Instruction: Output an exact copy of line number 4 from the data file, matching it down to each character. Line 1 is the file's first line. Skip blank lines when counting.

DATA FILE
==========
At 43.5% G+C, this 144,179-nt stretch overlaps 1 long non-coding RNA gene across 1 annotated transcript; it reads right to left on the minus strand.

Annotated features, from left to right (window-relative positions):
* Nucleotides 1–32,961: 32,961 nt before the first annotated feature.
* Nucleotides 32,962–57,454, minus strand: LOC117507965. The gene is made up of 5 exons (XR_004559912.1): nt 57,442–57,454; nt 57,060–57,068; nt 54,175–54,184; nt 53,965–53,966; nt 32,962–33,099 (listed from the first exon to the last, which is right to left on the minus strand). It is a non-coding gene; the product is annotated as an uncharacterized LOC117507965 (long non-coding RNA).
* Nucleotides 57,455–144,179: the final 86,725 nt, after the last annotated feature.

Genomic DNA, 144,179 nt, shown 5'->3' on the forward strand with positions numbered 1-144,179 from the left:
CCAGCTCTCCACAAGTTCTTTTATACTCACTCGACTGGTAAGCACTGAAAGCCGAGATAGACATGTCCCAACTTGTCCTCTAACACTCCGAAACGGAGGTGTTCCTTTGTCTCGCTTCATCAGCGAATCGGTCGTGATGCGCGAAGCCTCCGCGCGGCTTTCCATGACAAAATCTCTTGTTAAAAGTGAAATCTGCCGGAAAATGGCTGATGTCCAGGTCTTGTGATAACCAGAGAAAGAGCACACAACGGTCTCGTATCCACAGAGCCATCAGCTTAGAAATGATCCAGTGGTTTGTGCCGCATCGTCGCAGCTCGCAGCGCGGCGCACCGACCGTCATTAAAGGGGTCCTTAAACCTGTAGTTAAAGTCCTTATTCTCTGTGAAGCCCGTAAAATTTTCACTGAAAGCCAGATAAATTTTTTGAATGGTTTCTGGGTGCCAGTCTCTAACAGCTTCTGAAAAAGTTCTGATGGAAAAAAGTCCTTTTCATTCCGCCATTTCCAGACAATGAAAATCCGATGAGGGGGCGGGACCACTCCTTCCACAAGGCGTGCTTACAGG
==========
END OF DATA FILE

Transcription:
* Nucleotides 32,962–57,454, minus strand: LOC117507965. The gene is made up of 5 exons (XR_004559912.1): nt 57,442–57,454; nt 57,060–57,068; nt 54,175–54,184; nt 53,965–53,966; nt 32,962–33,099 (listed from the first exon to the last, which is right to left on the minus strand). It is a non-coding gene; the product is annotated as an uncharacterized LOC117507965 (long non-coding RNA).